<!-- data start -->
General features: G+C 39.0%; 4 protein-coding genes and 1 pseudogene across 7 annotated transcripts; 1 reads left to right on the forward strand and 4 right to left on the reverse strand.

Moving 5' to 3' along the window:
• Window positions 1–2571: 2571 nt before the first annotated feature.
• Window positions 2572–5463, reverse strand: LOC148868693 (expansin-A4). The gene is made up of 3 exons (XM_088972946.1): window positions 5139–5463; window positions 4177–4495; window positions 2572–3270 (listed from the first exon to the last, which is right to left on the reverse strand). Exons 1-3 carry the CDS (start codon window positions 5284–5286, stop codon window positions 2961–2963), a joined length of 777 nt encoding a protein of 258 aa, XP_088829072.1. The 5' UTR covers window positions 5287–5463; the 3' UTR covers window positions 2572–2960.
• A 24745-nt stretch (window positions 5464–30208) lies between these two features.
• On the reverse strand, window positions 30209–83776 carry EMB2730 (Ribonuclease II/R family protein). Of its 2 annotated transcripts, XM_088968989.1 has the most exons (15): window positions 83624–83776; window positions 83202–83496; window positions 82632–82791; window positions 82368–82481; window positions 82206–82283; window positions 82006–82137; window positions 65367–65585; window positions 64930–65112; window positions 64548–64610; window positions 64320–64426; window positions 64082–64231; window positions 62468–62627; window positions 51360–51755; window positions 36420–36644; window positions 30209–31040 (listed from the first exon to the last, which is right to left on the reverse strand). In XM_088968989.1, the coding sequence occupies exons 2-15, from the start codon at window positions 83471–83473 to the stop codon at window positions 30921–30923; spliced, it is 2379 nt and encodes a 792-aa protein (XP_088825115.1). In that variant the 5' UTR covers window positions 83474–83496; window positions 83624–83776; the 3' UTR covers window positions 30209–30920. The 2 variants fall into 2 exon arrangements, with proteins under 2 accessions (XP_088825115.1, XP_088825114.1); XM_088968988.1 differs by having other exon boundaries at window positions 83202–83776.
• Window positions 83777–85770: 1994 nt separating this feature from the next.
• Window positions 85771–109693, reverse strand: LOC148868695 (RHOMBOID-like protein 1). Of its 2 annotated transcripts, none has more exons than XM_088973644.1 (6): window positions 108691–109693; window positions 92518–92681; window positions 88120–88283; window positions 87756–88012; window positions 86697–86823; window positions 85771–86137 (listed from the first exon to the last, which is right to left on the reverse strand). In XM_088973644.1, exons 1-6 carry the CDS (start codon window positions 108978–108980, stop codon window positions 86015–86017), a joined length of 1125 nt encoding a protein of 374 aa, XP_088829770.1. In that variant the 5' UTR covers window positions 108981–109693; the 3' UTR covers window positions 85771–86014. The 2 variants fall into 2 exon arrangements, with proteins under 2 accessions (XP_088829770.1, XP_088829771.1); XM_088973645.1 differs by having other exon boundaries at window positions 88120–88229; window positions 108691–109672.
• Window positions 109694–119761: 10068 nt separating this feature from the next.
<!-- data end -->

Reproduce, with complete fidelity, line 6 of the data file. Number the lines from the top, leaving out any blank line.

• On the reverse strand, window positions 30209–83776 carry EMB2730 (Ribonuclease II/R family protein). Of its 2 annotated transcripts, XM_088968989.1 has the most exons (15): window positions 83624–83776; window positions 83202–83496; window positions 82632–82791; window positions 82368–82481; window positions 82206–82283; window positions 82006–82137; window positions 65367–65585; window positions 64930–65112; window positions 64548–64610; window positions 64320–64426; window positions 64082–64231; window positions 62468–62627; window positions 51360–51755; window positions 36420–36644; window positions 30209–31040 (listed from the first exon to the last, which is right to left on the reverse strand). In XM_088968989.1, the coding sequence occupies exons 2-15, from the start codon at window positions 83471–83473 to the stop codon at window positions 30921–30923; spliced, it is 2379 nt and encodes a 792-aa protein (XP_088825115.1). In that variant the 5' UTR covers window positions 83474–83496; window positions 83624–83776; the 3' UTR covers window positions 30209–30920. The 2 variants fall into 2 exon arrangements, with proteins under 2 accessions (XP_088825115.1, XP_088825114.1); XM_088968988.1 differs by having other exon boundaries at window positions 83202–83776.